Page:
Preemption involves “the assumption that the historic police powers of the States were not to be superseded by the Federal Act unless that was the clear and manifest purpose of Congress.” Jones v. Rath Packing Co., 430 U.S. 519, 525, 97 S.Ct. 1305, 1309, 51 L.Ed.2d 604 (1977) (quoting Rice v. Santa Fe Elevator Corp., 331 U.S. 218, 230, 67 S.Ct. 1146, 1152, 91 L.Ed. 1447 (1947)). Preemption “may be found from a ‘scheme of federal regulation so pervasive as to make reasonable the inference that Congress left no room to supplement it.’ ” Pacific Gas & Elec. Co. v. State Energy Resources Conservation & Dev. Comm'n, 461 U.S. 190, 204, 103 S.Ct. 1713, 1722, 75 L.Ed.2d 752 (1983) (quoting Fidelity Fed. Sav. & Loan Ass'n v. de la Cuesta, 458 U.S. 141, 153, 102 S.Ct. 3014, 3022, 73 L.Ed.2d 664 (1982)). In contrast, supersession involves the less rigorous test of whether Congress “spoke directly” to the matter in the statutory enactment. Milwaukee v. Illinois, 451 U.S. 304, 315, 101 S.Ct. 1784, 1791-92, 68 L.Ed.2d 114 (1981). Moreover, as the Fifth Circuit has pointed out, “it is for Congress, not federal courts, to articulate the appropriate standards to be applied as a matter of federal law.” Miramon, 22 F.3d at 1360 (quoting Milwaukee, 451 U.S. at 317, 101 S.Ct. at 1792-93). To supersede authority previously established by federal judicial ruling, Congress need not affirmatively proscribe that authority, but may do so simply by speaking directly to the issue. Milwaukee, 451 U.S. at 313-15, 101 S.Ct. at 1790-91.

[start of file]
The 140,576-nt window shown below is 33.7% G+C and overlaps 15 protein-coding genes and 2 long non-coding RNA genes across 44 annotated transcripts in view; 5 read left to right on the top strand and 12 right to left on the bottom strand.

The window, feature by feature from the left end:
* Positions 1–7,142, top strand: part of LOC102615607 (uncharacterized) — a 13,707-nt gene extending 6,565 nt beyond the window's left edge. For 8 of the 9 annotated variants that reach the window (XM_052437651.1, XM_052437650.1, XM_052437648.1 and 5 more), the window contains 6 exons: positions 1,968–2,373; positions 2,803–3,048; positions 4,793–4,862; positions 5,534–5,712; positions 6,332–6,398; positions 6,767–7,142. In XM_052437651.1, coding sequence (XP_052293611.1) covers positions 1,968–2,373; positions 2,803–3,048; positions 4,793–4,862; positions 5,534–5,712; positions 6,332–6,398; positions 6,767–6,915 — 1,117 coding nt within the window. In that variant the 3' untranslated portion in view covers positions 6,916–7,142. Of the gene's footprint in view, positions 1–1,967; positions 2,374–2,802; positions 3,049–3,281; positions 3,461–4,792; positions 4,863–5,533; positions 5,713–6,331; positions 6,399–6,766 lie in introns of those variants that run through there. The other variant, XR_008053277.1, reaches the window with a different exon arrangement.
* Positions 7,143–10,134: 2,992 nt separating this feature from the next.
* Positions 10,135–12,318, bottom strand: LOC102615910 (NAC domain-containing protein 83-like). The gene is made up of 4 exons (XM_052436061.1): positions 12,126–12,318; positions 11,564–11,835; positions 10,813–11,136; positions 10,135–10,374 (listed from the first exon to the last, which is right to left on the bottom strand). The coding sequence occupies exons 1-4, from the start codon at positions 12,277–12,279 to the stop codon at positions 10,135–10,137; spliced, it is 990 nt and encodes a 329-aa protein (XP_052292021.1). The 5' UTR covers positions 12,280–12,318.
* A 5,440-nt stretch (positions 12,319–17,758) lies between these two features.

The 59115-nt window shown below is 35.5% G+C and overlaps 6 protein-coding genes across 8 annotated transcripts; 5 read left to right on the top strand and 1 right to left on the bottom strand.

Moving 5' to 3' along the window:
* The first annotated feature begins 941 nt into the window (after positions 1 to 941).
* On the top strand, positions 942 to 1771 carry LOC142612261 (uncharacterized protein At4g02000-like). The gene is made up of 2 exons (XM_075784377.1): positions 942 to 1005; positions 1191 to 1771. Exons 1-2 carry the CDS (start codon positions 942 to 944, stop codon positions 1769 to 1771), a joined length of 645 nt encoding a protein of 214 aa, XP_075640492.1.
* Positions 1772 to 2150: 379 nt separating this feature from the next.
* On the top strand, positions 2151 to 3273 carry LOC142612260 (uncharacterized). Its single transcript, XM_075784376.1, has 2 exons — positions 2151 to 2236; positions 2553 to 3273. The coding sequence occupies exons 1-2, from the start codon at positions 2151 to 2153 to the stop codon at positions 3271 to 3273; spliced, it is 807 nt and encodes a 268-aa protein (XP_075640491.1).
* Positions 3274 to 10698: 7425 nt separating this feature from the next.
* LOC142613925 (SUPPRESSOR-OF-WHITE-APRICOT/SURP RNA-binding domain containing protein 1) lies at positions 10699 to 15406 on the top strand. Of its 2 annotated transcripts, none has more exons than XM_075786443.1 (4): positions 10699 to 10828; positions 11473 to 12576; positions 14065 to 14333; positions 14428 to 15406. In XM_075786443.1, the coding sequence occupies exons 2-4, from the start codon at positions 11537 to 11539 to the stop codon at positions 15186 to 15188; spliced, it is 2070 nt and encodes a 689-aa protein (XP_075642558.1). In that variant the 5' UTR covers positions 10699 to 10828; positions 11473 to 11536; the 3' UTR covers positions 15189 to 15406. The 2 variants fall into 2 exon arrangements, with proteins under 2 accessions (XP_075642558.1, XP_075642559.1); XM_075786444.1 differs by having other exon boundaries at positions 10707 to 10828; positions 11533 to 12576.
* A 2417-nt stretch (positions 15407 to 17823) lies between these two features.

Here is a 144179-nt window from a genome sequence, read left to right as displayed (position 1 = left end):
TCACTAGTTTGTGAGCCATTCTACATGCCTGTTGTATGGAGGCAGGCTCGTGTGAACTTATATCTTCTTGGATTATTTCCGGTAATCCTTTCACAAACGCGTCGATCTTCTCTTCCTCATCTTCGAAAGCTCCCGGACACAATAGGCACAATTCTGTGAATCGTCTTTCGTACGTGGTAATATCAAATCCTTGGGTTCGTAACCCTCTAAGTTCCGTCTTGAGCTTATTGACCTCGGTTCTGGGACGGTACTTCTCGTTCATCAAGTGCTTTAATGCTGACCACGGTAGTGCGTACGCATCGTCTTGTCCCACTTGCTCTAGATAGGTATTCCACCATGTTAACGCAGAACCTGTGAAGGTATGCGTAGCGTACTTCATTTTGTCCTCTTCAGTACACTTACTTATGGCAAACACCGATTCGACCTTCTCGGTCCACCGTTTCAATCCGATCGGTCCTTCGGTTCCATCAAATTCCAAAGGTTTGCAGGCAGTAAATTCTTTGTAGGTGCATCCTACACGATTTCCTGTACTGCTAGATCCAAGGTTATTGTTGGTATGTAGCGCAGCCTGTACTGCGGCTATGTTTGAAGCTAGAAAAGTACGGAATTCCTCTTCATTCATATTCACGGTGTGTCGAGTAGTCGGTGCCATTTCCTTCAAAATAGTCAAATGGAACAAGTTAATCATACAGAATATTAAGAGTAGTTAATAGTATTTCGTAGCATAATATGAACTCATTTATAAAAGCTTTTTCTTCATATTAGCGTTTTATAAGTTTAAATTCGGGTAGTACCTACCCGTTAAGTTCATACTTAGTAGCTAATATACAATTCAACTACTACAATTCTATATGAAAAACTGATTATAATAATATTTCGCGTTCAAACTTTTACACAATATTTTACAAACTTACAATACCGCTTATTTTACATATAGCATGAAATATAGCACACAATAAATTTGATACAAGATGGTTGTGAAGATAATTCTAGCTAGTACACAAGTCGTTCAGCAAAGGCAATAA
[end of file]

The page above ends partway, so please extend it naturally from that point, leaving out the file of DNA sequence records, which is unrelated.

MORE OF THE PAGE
We did not address the issue of supersession by statute in Canfield. We held § 1821(k) does not preempt state law simple negligence claims against directors and officers of failed institutions. Because the tests of preemption and supersession are different, there is no reason why Canfield must dictate the result here.
Applying the more lenient test required by supersession analysis, we believe Gallagher, Miramon, and Bates have correctly resolved the issue we are called upon to decide here. Congress has spoken directly to the standard of negligence issue, and we see no reason to depart from or add to the analysis adopted by those courts.2
The judgment of the district court is REVERSED. The case is REMANDED for further proceedings.
I CONCUR in the majority opinion, but write separately on the rationale for its conclusion.